I read this charge about the decline of American city planning frequently from architecture/planning writers. But can anyone please tell me what the hell they are talking about? The fact is that land use regulations–the most essential planning tool– have grown substantially in America in the last century, and even more so in recent decades. Zoning has transformed from merely separating incompatible uses to policing the design, coloration, placement, shape, density and “form” of buildings. Lots that years ago would have been subdivided in suburbia, or built upwards in cities, are now, respectively, preserved. Practically every city of minor significance has a planning department (not to mention an urban development corporation and design review board). Whereas America’s great legacy cities–New York, San Francisco, DC, Chicago, Boston, Philadelphia–adopted their built pattern during the relatively laissez faire industrial era, and thus in a manner that was dense, walkable, and attractive, land use controls often prevent them from furthering these goals today–and prevent newer cities from mirroring the old ones.

I thus can’t agree with Fontenot and similar-thinking architects and planners. Their profession has not declined in the U.S.; it has metastasized, only to inhibit many of the outcomes that they seem to want. Market Urbanism, meanwhile, is still an ideology confined to the internet, and not even close to being practiced today in any major U.S. city.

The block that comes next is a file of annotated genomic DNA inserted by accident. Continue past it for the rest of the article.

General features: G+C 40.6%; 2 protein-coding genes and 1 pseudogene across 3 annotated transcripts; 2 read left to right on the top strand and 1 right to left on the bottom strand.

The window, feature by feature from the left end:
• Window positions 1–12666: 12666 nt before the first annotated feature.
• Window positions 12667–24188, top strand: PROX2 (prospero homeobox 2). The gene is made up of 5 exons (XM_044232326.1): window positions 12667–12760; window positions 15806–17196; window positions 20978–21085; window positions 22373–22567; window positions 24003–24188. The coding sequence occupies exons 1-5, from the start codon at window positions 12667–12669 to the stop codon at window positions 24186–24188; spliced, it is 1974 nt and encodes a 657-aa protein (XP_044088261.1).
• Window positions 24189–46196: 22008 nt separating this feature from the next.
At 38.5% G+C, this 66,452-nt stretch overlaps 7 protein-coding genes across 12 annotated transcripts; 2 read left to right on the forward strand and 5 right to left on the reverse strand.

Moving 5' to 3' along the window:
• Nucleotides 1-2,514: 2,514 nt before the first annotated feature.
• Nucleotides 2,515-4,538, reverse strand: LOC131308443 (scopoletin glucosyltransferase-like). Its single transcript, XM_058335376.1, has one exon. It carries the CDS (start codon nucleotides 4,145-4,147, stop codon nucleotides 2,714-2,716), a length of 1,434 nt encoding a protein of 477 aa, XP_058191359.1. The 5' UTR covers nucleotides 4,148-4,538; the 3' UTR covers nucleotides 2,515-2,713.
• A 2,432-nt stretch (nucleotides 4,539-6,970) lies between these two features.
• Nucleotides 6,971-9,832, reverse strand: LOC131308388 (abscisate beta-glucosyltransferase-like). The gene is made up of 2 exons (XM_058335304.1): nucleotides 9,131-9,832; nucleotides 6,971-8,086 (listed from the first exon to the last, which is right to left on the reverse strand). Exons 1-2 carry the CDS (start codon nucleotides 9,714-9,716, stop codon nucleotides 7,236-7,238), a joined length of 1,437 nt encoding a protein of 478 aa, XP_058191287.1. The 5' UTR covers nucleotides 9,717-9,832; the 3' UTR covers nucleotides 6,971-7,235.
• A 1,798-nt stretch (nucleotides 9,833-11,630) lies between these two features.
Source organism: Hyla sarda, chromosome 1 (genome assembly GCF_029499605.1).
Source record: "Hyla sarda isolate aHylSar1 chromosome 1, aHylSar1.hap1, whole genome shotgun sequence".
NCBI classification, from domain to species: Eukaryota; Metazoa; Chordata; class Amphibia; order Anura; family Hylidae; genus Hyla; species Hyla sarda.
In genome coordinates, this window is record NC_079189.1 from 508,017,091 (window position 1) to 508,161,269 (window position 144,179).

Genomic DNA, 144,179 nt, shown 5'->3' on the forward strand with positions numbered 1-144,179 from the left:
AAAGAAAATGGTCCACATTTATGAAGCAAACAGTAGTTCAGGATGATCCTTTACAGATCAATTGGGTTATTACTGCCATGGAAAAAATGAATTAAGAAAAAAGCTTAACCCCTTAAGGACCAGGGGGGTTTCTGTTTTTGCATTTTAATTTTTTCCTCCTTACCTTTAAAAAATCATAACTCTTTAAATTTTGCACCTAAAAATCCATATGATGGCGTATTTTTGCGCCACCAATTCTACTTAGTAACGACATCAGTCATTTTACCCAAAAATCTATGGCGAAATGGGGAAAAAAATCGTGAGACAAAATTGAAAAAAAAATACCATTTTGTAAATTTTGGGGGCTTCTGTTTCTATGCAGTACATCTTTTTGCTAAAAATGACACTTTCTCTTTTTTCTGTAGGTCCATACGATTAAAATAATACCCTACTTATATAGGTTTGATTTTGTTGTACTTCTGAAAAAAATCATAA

Happy Birthday Jane Jacobs! (Now Let’s Have A Debate)

Jane Jacobs

1. This week I wrote three articles: one for Governing Magazine about how to make pedestrian malls successful; and two for Forbes—about how Syracuse is squelching a driveway-sharing app, and the latest attempts from San Francisco NIMBYs to stop a Warriors arena.

2. Today would have been Jane Jacobs’ 99th birthday, and I know many of you celebrated by attending (or hosting) Jane’s Walks in your cities. Because of other obligations, I wasn’t able to attend the Miami one, which was hosted in Little Havana by local realtor Carlos Fausto Miranda. If any of you did, tell me how it went.

3. I hate to use Jacob’s birthday as an excuse to seem divisive, but there’s something about her writings—and the way they’re interpreted—that I want to explore:

The thing that’s always made Jane Jacobs’s work so refreshing is that it has ideological crossover appeal. But this has also caused different schools of thought to emerge about her.